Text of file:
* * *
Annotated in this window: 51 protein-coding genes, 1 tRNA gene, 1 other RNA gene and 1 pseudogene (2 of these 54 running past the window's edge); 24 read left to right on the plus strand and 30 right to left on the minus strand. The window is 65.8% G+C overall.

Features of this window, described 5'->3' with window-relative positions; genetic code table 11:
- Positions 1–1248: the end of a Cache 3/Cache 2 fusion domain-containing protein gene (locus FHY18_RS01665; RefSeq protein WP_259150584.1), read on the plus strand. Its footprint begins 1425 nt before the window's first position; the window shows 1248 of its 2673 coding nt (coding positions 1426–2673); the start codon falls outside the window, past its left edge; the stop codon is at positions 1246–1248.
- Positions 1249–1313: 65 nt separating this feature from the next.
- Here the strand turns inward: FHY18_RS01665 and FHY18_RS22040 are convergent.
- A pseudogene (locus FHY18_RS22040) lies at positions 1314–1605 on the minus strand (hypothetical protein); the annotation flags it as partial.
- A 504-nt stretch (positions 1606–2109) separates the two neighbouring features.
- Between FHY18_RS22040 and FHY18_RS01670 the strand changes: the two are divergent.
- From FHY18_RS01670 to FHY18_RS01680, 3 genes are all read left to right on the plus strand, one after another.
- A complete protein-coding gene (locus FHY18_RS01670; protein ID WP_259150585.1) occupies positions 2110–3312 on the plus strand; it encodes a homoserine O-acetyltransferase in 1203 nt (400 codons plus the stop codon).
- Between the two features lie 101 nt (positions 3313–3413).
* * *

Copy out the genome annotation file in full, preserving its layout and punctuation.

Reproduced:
Annotated in this window: 51 protein-coding genes, 1 tRNA gene, 1 other RNA gene and 1 pseudogene (2 of these 54 running past the window's edge); 24 read left to right on the plus strand and 30 right to left on the minus strand. The window is 65.8% G+C overall.

Features of this window, described 5'->3' with window-relative positions; genetic code table 11:
- Positions 1–1248: the end of a Cache 3/Cache 2 fusion domain-containing protein gene (locus FHY18_RS01665; RefSeq protein WP_259150584.1), read on the plus strand. Its footprint begins 1425 nt before the window's first position; the window shows 1248 of its 2673 coding nt (coding positions 1426–2673); the start codon falls outside the window, past its left edge; the stop codon is at positions 1246–1248.
- Positions 1249–1313: 65 nt separating this feature from the next.
- Here the strand turns inward: FHY18_RS01665 and FHY18_RS22040 are convergent.
- A pseudogene (locus FHY18_RS22040) lies at positions 1314–1605 on the minus strand (hypothetical protein); the annotation flags it as partial.
- A 504-nt stretch (positions 1606–2109) separates the two neighbouring features.
- Between FHY18_RS22040 and FHY18_RS01670 the strand changes: the two are divergent.
- From FHY18_RS01670 to FHY18_RS01680, 3 genes are all read left to right on the plus strand, one after another.
- A complete protein-coding gene (locus FHY18_RS01670; protein ID WP_259150585.1) occupies positions 2110–3312 on the plus strand; it encodes a homoserine O-acetyltransferase in 1203 nt (400 codons plus the stop codon).
- Between the two features lie 101 nt (positions 3313–3413).